International Trading Services Case Reaffirms Expansion of U.S. Importer Liability

By: Derrick Kyle, Associate and Jordan Jensen, Legal Extern
Date: 07/05/2017

Two recent U.S. court decisions will increase corporate officers’ and compliance professionals’ risks for personal liability for Customs law violations. Specifically, the decisions relate to fraudulent, grossly negligent, or negligent activity under the Customs penalty statute, 19 U.S.C. § 1592. 

In May 2017, the United States Court of International Trade heard a suit brought by U.S. Customs and Border Protection (“CBP”) against an importer of record named International Trading Services, LLC (“ITS”) and its CEO Mr. Julio Lorza.[1] Through ITS, Mr. Lorza imported eight shipments of sugar into the U.S. under an improper subheading of the Harmonized Tariff Schedule of the United States (“HTSUS”).[2] Although ITS classified the sugar shipments under a subheading specific to “[c]ane or beet sugar and chemically pure sucrose” which carries a lower duty rate per kilogram of sugar, none of the ITS shipments contained sugar that met those requirements.[3] ITS’ sugar shipments actually fell under another subheading with a higher duty rate.[4] Thus, ITS owed the difference in duty due to the incorrect classification.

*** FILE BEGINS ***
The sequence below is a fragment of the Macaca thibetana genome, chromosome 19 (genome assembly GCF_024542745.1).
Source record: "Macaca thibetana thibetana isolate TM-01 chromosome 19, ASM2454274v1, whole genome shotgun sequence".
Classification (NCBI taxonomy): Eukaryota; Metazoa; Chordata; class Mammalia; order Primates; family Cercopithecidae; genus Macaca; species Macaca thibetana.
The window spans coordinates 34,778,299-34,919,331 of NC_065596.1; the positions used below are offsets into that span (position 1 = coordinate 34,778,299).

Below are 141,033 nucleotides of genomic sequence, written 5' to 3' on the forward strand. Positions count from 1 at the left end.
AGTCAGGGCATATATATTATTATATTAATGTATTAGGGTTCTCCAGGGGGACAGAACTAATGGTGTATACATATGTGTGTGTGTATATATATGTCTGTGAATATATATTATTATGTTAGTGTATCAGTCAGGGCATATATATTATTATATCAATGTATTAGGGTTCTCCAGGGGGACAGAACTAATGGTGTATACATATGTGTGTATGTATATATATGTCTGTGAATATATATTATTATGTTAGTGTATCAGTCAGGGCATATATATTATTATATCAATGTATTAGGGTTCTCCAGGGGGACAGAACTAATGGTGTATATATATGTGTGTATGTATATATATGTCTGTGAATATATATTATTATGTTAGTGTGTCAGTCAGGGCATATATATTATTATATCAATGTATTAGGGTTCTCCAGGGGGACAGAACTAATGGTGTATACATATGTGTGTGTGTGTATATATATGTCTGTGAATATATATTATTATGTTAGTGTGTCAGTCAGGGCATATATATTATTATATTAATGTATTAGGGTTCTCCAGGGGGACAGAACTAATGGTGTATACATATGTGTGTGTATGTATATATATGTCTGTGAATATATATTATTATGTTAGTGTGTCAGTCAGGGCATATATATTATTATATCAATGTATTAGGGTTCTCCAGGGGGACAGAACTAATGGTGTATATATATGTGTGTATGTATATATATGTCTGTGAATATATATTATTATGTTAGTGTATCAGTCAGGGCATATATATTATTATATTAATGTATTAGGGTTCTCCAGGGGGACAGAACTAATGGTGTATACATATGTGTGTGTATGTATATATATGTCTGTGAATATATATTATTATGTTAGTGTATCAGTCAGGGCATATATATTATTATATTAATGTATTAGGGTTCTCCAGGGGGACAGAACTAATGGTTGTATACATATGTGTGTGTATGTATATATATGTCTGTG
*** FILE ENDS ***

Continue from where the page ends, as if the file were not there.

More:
The Court of International Trade held that because neither ITS nor Mr. Lorza could offer evidence rebutting their negligence in misclassifying the shipments, both parties were “jointly and severally liable for unpaid duties, penalties, and applicable interest.”[5] After considering a 14-factor analysis for determining penalties under 19 U.S.C. § 1592(c)(3), which grants the court complete discretion in awarding judgments, the Court of International Trade found the defendants had acted negligently and awarded CBP $691,311.54, which was double the calculated value of the unpaid customs duties i.e., the penalty for negligence under §1592(c)(3).[6] The court reasoned that the penalty was appropriate because ITS and Mr. Lorza were exceedingly negligent by making material false statements or omissions in the misclassification of the sugar shipments.[7] This decision reaffirms the expansion of U.S. importer liability that began with the earlier Trek Leather decision of the U.S. Court of Appeals.

In 2014, the U.S. Court of Appeals for the federal circuit heard an appeal on a suit brought by CBP against Trek Leather Inc. and its sole shareholder and president, Mr. Harish Shadadpuri.[8] In Trek Leather, the goods were undervalued because Mr. Shadadpuri failed to declare certain assists. CBP defines assists as items, such as materials or tools, that “the buyer of imported merchandise provides directly or indirectly, free of charge or at a reduced cost, for use in the production or sale of merchandise for export to the United States.”[9]

Mr. Shadadpuri, through either Trek Leather or another company, supplied the manufacturer of the imported suits with free fabric.[10] Because the fabric used in the production of the imported suits was provided to the manufacturer free of charge, the fabric assist cost should have been included in the value of the entered merchandise.[11] However, Mr. Shadadpuri did not include the assist in the Customs declaration, resulting in violations.[12] The goods were undervalued by $133,605.08.[13]